A common task is moving one object towards another position in Unity. Assuming you want constant, linear speed, Vector.MoveTowards is a great solution. You can also do lerping covered in this article here.

I experimented with this in an earlier prototype of Puzzledorf to make pieces slide across the board, although in the end I decided snappy movements worked better for a grid-like puzzler – it helps the game to keep up with your brain so you can try lots of solutions quickly. So if you use Vector.MoveTowards, think about the speed of it and trial it.

# Move Towards

The psuedocode is:

`Object to move = MoveTowards( currentPosition, newPosition, speed);`

Example code:

`piece.transform.position = Vector3.MoveTowards(piece.transform.position, newPosition, speed * Time.deltaTime);`

It says, move the object from it’s current position towards the end position at the following speed.

current position is not the objects starting position, but its current position each frame, because each frame it checks the current position and moves it closer towards the end position.

endPosition is simply where want your object to finish moving.

Speed is the speed to move. We multiply speed by deltaTime because, if speed was 1, we would be saying, “We want this object to take one second to move”. Multiplying the speed by delta time makes sure that movement is divided up evenly across the update frames. Increase the speed and the object will move faster.

Make It With Me

It might help some people to make it with me. Otherwise, skip down to the Example Code section.

1. Make a new 2D Unity Project.

2. Create a new “2D Object > Sprites > Square” and place it within the camera view.

3. Create a new script and call it “Move Towards”.

4. Attach the script to your game object in the scene.

```public class MoveTowards : MonoBehaviour
{

public GameObject square;
Vector3 targetDistance = new Vector3(1, 0, 0);
Vector3 newPosition;
float speed = 1f;

bool moving = false;

private void Start()
{
}

void Update()
{
}

}```

square is the square object in your scene that we will refer to in code.

targetDistance is how far we want the object to move. In this case, 1 unit along the X axis.
With the Vector 3, it’s (X, Y, Z) so by leaving Y and Z as 0, we’re saying, only move along the X axis.

You can’t create a Vector 3 by going Vector3 targetDistance = (1, 0, 0); or Vector3 targetDistance = Vector3(1, 0, 0); You need to have the word new in there to let C# know you are creating a new Vector 3.

newPosition is where we want the object to move to. We will leave it blank at the start and set it later.

speed is simply how fast you want it to move.

moving is a true or false variable we will use to determine whether the square is moving or not later.

6. Assign the square game object in your scene to the public variable in the Unity Editor.

Now add this code to Start():

```private void Start()
{
newPosition = square.transform.position + targetDistance;
}```

We set the newPosition to be the square’s current position + the target distance that we set earlier to 1. This means that we will try and move the square 1 unit from wherever it currently is.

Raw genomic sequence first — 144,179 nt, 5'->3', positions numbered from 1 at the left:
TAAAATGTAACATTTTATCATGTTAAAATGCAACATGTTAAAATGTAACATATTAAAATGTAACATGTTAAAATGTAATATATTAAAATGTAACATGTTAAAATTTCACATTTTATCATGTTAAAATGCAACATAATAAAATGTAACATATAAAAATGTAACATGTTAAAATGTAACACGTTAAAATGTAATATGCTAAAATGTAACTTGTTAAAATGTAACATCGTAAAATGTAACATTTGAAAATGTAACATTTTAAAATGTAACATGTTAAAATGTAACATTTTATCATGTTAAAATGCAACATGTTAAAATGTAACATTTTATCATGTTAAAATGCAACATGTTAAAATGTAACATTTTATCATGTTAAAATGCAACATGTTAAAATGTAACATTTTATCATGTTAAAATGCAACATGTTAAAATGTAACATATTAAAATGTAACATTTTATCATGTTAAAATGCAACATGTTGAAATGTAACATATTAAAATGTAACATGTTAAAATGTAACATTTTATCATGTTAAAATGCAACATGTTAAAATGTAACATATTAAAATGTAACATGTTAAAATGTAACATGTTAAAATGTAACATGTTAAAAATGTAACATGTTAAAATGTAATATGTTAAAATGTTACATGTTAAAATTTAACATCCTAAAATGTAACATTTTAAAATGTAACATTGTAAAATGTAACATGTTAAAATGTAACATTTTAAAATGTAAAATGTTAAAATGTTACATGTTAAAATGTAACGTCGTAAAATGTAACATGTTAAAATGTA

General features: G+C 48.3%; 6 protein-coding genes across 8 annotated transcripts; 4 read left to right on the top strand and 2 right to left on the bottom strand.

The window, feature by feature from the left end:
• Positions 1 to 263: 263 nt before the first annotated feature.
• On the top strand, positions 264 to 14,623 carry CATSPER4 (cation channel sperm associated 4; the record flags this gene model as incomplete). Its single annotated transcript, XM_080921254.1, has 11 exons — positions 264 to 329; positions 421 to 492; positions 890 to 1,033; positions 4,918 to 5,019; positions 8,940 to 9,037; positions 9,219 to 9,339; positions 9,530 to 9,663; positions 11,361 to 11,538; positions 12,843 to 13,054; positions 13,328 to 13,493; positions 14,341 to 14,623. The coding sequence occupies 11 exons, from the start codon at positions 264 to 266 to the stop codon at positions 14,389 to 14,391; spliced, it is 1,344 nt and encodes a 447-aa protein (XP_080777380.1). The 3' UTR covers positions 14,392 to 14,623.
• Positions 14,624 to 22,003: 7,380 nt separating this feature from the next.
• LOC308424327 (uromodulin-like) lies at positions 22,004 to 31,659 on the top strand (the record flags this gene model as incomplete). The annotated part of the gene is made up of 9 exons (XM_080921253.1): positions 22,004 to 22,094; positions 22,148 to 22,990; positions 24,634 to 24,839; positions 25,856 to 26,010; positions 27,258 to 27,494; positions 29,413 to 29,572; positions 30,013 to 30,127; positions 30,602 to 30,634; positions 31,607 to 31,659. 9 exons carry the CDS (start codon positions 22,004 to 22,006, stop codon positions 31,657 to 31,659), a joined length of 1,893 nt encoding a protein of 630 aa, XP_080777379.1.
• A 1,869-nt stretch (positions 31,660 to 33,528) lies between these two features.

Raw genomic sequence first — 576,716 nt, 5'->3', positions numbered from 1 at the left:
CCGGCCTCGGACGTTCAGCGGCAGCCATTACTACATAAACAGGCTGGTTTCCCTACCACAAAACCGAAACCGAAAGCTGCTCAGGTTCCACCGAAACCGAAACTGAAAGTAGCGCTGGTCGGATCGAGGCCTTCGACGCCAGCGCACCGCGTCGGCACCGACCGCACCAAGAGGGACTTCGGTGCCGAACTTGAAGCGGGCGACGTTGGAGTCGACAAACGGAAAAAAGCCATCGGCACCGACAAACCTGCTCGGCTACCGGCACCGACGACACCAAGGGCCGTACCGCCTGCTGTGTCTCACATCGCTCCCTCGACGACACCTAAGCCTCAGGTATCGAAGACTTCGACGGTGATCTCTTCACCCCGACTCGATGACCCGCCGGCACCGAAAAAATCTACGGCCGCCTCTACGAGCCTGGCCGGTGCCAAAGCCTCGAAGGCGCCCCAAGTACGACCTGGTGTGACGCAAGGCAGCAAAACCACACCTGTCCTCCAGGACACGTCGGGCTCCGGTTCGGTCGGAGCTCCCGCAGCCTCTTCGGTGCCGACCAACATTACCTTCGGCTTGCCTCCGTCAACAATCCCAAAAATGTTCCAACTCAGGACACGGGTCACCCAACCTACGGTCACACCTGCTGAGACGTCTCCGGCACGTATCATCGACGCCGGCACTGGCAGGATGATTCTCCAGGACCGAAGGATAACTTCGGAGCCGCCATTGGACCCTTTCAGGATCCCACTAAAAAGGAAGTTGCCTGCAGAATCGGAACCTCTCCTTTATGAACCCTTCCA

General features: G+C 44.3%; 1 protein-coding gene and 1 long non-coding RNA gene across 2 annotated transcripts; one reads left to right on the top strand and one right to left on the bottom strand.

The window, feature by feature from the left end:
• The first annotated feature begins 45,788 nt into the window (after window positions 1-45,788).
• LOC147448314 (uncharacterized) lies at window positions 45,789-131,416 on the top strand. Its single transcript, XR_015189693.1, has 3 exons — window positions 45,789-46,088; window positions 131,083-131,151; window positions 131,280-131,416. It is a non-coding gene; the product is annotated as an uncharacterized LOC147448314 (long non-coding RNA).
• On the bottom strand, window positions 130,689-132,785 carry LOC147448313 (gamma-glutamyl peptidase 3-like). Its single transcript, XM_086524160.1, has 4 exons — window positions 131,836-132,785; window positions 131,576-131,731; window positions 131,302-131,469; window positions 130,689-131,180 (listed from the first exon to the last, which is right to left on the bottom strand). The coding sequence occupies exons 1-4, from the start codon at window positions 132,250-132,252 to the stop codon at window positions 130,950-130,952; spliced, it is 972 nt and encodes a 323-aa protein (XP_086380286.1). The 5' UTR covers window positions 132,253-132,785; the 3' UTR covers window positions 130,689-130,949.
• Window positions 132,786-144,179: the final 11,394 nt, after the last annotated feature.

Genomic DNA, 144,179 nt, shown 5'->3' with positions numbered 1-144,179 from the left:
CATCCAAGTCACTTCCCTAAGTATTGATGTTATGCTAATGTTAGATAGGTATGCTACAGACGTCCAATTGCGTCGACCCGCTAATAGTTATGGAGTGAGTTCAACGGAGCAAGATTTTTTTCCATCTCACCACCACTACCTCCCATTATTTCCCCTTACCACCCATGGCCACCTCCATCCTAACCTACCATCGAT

Now add this code to Update():

```void Update()
{
if (Input.GetKeyDown(KeyCode.Space) && moving == false)
{
moving = true;
}

if(moving && square.transform.position != newPosition)
{
square.transform.position = Vector3.MoveTowards(square.transform.position, newPosition, speed * Time.deltaTime);
}
}```

Whenever we press space bar, if we are not already moving, we set the variable moving to true.

Then, if moving is true, and the square’s position is not equal to the new position, then, move the square. We move the square by changing it’s current position with the Vector3.MoveTowards() function.

You can test your project now. You will see that the square moves when you press space bar. To make it so that we can move it multiple times, we can add this extra code to the end of our update function (is where the other code is):

```void Update()
{

...

if(square.transform.position == newPosition)
{
moving = false;
newPosition = square.transform.position + targetDistance;
}
}```

So we check if the square has reached it’s new position. If it has, we set moving to false so that we can move it again. We also have to reset the newPosition variable so that we have a new position to move to.

Try it now. Once it stops moving we can move it again.

Example Code

```using System.Collections;
using System.Collections.Generic;
using UnityEngine;

public class MoveTowards : MonoBehaviour
{
public GameObject square;
Vector3 targetDistance = new Vector3(1, 0, 0);
Vector3 newPosition;
float speed = 1f;

bool moving = false;

private void Start()
{
newPosition = square.transform.position + targetDistance;
}

// Update is called once per frame
void Update()
{
if (Input.GetKeyDown(KeyCode.Space))
{
moving = true;
}

if(moving && square.transform.position != newPosition)
{
square.transform.position = Vector3.MoveTowards(square.transform.position, newPosition, speed * Time.deltaTime);
}

if(square.transform.position == newPosition)
{
moving = false;
newPosition = square.transform.position + targetDistance;
}
}

}
```